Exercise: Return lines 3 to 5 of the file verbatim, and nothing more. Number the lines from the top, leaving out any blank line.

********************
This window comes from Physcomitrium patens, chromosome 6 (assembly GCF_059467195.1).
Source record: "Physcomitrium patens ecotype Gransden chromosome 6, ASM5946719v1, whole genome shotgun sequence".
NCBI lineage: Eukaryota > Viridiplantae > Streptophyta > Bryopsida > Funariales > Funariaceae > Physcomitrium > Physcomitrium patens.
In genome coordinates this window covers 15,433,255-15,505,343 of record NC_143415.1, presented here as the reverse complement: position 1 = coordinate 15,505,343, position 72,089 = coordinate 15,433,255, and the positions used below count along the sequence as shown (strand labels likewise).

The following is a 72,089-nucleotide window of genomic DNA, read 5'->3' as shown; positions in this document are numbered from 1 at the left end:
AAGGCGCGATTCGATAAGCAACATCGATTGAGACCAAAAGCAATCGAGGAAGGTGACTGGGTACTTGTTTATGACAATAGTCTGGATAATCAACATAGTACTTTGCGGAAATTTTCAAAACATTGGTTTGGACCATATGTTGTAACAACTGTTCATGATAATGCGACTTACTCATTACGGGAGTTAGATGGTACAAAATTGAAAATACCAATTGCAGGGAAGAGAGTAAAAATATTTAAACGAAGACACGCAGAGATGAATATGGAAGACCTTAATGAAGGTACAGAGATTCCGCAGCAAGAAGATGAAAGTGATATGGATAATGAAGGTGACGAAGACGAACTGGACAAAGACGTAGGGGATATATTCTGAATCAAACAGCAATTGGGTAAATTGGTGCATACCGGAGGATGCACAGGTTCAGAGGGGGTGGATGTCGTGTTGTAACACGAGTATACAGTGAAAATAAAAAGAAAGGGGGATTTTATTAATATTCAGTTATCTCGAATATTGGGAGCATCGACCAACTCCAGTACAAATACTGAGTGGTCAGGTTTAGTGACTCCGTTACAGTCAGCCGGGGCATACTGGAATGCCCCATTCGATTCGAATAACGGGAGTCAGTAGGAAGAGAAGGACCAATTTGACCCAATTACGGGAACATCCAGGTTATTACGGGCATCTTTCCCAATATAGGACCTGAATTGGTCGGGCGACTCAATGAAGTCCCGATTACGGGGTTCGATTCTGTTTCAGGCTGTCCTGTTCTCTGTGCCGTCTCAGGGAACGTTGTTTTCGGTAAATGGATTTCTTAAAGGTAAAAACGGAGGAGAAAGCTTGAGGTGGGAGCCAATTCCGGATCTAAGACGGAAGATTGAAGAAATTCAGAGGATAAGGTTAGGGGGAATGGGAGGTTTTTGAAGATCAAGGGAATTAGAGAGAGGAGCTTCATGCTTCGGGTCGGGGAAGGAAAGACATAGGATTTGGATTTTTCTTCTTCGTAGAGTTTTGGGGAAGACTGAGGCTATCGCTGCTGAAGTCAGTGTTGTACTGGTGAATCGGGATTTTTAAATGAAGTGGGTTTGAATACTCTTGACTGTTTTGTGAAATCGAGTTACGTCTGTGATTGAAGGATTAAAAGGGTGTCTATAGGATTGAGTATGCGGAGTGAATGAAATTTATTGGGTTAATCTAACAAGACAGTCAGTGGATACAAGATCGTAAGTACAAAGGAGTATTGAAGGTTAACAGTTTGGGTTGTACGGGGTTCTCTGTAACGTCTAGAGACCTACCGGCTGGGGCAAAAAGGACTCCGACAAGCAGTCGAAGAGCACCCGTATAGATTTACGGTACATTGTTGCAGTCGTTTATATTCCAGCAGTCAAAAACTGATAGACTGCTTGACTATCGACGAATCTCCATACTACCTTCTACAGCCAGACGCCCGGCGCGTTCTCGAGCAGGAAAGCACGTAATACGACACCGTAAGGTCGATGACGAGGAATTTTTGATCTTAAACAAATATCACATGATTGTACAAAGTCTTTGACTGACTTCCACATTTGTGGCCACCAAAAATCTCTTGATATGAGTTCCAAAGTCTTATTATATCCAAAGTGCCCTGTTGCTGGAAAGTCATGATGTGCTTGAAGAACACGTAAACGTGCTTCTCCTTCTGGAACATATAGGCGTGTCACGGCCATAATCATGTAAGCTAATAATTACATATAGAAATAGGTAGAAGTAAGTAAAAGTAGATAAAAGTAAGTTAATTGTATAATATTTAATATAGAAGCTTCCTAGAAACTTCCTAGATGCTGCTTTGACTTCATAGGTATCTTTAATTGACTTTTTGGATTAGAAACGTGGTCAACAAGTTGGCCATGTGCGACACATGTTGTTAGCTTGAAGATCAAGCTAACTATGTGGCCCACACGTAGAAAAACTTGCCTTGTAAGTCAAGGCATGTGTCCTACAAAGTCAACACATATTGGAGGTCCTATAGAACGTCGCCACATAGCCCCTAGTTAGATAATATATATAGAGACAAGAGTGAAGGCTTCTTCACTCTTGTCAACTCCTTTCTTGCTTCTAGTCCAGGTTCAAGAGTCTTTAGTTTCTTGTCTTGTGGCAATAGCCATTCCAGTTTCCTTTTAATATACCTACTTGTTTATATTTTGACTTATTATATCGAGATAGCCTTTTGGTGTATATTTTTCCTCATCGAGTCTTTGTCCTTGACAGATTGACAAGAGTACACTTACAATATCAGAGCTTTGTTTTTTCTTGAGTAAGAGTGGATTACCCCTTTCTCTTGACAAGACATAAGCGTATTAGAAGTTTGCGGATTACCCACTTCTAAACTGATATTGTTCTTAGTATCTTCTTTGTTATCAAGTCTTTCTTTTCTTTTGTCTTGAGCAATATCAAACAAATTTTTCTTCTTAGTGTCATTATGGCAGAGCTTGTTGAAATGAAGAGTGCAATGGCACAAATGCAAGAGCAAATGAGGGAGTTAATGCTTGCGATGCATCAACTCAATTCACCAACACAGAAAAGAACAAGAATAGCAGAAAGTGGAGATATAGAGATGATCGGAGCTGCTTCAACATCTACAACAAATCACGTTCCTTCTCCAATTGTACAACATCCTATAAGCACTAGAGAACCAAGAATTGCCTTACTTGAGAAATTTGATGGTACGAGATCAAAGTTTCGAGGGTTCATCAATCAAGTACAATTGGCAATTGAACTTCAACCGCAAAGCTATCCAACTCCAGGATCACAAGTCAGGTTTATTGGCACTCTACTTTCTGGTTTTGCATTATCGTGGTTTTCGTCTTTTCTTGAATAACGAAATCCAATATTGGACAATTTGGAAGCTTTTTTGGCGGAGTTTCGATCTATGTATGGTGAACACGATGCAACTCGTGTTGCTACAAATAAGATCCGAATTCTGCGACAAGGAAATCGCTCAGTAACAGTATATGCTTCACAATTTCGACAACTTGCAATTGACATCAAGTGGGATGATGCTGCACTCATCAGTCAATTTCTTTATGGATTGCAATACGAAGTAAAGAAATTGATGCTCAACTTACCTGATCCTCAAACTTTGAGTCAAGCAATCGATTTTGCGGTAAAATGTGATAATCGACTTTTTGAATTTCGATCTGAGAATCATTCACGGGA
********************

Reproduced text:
NCBI lineage: Eukaryota > Viridiplantae > Streptophyta > Bryopsida > Funariales > Funariaceae > Physcomitrium > Physcomitrium patens.
In genome coordinates this window covers 15,433,255-15,505,343 of record NC_143415.1, presented here as the reverse complement: position 1 = coordinate 15,505,343, position 72,089 = coordinate 15,433,255, and the positions used below count along the sequence as shown (strand labels likewise).

The following is a 72,089-nucleotide window of genomic DNA, read 5'->3' as shown; positions in this document are numbered from 1 at the left end: